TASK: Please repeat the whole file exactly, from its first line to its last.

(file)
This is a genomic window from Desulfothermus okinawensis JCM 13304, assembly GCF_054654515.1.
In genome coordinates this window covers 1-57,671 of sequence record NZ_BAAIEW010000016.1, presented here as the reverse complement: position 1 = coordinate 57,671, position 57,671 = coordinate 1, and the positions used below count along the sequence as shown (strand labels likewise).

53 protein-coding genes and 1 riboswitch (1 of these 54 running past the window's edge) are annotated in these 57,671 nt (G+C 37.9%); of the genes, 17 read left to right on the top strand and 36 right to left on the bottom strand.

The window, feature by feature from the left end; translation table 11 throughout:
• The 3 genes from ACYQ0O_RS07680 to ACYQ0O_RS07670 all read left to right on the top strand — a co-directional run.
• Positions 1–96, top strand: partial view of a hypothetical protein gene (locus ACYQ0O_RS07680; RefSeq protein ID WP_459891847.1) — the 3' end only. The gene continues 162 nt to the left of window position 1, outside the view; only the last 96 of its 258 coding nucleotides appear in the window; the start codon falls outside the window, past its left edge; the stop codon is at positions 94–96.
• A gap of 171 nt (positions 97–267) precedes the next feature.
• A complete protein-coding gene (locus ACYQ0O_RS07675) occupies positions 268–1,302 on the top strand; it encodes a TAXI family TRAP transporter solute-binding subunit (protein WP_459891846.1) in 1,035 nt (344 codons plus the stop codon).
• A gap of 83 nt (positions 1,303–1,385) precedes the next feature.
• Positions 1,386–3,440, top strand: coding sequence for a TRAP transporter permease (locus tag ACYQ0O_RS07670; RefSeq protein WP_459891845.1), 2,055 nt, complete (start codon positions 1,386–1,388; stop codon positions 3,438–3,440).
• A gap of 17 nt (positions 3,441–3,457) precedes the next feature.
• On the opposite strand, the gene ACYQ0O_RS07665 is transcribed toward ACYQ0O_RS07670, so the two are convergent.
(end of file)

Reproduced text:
This is a genomic window from Desulfothermus okinawensis JCM 13304, assembly GCF_054654515.1.
In genome coordinates this window covers 1-57,671 of sequence record NZ_BAAIEW010000016.1, presented here as the reverse complement: position 1 = coordinate 57,671, position 57,671 = coordinate 1, and the positions used below count along the sequence as shown (strand labels likewise).

53 protein-coding genes and 1 riboswitch (1 of these 54 running past the window's edge) are annotated in these 57,671 nt (G+C 37.9%); of the genes, 17 read left to right on the top strand and 36 right to left on the bottom strand.

The window, feature by feature from the left end; translation table 11 throughout:
• The 3 genes from ACYQ0O_RS07680 to ACYQ0O_RS07670 all read left to right on the top strand — a co-directional run.
• Positions 1–96, top strand: partial view of a hypothetical protein gene (locus ACYQ0O_RS07680; RefSeq protein ID WP_459891847.1) — the 3' end only. The gene continues 162 nt to the left of window position 1, outside the view; only the last 96 of its 258 coding nucleotides appear in the window; the start codon falls outside the window, past its left edge; the stop codon is at positions 94–96.
• A gap of 171 nt (positions 97–267) precedes the next feature.
• A complete protein-coding gene (locus ACYQ0O_RS07675) occupies positions 268–1,302 on the top strand; it encodes a TAXI family TRAP transporter solute-binding subunit (protein WP_459891846.1) in 1,035 nt (344 codons plus the stop codon).
• A gap of 83 nt (positions 1,303–1,385) precedes the next feature.
• Positions 1,386–3,440, top strand: coding sequence for a TRAP transporter permease (locus tag ACYQ0O_RS07670; RefSeq protein WP_459891845.1), 2,055 nt, complete (start codon positions 1,386–1,388; stop codon positions 3,438–3,440).
• A gap of 17 nt (positions 3,441–3,457) precedes the next feature.
• On the opposite strand, the gene ACYQ0O_RS07665 is transcribed toward ACYQ0O_RS07670, so the two are convergent.